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  • Writer's pictureHelen Burt Iain McCormick

Self reflection for coaches: a powerful development tool

Self reflection by coaches about their work and its impact can be a powerful process for turning experience into insight. This is the heart of a new model of professional development called Self Practice Self Reflection (SPSR) for Coaches.

A key requirement of any group-based reflection process for coaches is the creation of psychological safety in which participants can be themselves without fear of negative consequences for their self esteem, status or career. There needs to be a shared belief from all the group that confidentiality is respected and that interpersonal sharing is safe. Everyone must feel accepted and respected. After psychological safety has been established the SPSR process can move on to an exploration of a practical model of coaching such as ‘Coaching Plain & Simple’ by Peter Szabo and Daniel Meier (2009).

The best sort of reflection on coaching is done in a practical environment where the coach brings up a personal issue or challenge they want to better deal with. Being coached in front of a group of trusted peers takes courage, which is very much like the courage our clients need in order to share their vulnerabilities with us as coaches. This starting point for self reflection can be powerful and lead to a real understanding that while the coach may see 10 or even 20 clients a week, for each client the coaching is a highly personal or even intimate experience.

Reflecting on what it is like to be a client and facing an unknown situation leads to a deep understanding that can then be applied to the coaches own work. For example understanding that the coaching process is a not a linear or smooth process but is often punctuated by silences where the coach is thinking what to ask or say next. Talking about the power of silence leads to superficial intellectual knowledge but experiencing the reality of this leads to deep insight.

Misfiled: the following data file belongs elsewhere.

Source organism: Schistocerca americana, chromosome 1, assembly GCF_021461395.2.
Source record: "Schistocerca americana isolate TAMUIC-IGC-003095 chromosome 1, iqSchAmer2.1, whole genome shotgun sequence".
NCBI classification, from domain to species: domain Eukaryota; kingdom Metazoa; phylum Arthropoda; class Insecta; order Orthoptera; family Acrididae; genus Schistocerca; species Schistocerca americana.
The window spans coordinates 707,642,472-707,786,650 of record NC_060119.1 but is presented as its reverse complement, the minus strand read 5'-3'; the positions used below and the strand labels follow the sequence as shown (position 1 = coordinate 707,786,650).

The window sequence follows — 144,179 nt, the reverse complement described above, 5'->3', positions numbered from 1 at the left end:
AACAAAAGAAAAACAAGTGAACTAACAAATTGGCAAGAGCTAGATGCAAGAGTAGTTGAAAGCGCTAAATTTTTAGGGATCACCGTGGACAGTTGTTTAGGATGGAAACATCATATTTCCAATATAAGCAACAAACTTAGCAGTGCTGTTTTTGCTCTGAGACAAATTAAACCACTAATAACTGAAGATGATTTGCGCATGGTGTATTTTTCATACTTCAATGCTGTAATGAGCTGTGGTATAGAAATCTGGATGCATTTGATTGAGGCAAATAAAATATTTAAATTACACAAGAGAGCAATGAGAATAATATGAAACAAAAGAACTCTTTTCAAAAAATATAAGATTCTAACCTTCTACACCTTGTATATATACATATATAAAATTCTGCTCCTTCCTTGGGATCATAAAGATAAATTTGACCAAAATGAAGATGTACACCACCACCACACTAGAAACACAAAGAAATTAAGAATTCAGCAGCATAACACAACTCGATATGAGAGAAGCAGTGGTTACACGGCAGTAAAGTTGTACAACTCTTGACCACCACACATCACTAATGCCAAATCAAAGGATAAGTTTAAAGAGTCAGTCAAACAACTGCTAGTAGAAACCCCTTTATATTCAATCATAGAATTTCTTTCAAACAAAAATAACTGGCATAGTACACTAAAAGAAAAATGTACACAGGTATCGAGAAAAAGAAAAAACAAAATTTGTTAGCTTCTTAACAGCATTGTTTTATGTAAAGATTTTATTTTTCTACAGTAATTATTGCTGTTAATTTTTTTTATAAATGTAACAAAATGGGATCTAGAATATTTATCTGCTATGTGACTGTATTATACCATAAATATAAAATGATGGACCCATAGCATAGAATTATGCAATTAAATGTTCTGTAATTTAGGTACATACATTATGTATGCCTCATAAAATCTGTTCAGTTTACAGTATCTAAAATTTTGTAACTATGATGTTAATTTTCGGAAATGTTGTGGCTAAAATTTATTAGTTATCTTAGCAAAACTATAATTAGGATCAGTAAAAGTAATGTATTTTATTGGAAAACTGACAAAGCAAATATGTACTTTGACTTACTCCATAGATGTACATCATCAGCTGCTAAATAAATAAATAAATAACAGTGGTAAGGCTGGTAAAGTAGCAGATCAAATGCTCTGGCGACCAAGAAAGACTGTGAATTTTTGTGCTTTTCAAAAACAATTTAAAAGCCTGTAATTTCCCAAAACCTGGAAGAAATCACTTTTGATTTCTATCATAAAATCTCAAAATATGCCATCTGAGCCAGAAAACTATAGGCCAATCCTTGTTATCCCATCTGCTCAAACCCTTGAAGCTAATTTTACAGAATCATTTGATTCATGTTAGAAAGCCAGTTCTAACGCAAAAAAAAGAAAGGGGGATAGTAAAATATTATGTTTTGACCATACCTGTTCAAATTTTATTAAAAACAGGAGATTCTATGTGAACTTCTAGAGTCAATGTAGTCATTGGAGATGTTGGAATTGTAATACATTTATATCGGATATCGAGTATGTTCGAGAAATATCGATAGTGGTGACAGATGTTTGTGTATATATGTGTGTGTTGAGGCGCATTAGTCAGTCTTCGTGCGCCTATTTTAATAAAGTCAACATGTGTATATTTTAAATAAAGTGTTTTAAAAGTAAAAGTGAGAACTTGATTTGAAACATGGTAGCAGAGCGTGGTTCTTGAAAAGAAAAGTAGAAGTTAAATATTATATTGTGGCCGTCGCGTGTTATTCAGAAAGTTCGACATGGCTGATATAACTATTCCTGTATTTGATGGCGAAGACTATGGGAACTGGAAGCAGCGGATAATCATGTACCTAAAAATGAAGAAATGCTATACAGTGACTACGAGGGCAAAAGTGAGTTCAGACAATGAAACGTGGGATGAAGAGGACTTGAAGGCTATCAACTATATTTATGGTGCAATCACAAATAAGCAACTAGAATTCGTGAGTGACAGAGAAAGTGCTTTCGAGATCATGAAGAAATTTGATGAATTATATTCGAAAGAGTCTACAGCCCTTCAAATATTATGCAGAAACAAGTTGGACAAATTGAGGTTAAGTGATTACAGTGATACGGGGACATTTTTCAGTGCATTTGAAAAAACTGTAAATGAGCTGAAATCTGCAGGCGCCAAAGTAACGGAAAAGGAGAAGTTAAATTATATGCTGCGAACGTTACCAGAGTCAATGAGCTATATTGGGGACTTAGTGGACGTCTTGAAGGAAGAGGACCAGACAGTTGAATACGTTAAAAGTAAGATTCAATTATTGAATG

Preliminary data collected on self practice self reflection for coaches suggests the process is useful to assist coaches with their own issues as well as to improve their coaching impact on clients.

Iain McCormick - Executive Coaching Centre 021 575449

Photo credit: Dan Boțan

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2 komentarze

03 cze 2021

Thanks Iain, The psychological safety aspect is interesting. I often reflect on the difference between mentoring and coaching. Sir Graham Henry didn't mentor the All Blacks, he coached them and I suspect that at times it wasn't pretty. He got away with it because the players unerstood all he was trying to do was help them to improve versus other AB coaches who simply viewed the team as a vehicle for self-promotion.

In terms of self-reflection and introspection this organisational psychologist has some interesting findings:


Helen Burt Iain McCormick
Helen Burt Iain McCormick
03 cze 2021
Odpowiada osobie:

Thanks Keith for the comment and I will be interested to watch that TED Talk. Cheers Iain

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